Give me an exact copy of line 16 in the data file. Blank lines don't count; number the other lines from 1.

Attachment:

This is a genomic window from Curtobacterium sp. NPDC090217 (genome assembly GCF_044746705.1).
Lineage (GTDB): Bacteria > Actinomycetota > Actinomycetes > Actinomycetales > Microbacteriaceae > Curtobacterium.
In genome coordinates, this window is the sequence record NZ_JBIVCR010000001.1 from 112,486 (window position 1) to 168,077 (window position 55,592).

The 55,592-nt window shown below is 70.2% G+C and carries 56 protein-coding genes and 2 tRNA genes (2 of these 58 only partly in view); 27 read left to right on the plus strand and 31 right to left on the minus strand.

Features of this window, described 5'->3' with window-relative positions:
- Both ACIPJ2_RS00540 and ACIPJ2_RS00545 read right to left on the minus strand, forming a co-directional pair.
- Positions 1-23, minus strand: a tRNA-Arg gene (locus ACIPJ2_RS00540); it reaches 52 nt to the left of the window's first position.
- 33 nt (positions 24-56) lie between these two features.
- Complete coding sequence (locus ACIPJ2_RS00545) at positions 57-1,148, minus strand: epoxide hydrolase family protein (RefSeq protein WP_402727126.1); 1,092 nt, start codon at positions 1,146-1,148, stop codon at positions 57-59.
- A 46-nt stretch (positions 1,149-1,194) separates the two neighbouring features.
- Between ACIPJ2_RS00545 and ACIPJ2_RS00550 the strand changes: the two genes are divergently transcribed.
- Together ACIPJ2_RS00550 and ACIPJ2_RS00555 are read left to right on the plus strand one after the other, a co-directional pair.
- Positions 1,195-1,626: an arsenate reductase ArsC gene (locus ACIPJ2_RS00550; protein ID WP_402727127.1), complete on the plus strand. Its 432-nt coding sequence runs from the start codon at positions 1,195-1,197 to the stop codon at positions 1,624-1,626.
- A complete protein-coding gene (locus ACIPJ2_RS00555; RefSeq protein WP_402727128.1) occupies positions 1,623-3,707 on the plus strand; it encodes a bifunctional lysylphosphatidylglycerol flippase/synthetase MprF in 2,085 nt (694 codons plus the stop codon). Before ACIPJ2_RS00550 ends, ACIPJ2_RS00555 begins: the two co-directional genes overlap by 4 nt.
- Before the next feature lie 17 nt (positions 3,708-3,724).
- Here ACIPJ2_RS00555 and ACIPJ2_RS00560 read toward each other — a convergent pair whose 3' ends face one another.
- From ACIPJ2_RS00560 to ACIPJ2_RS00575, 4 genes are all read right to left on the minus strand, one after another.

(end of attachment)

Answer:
- Here ACIPJ2_RS00555 and ACIPJ2_RS00560 read toward each other — a convergent pair whose 3' ends face one another.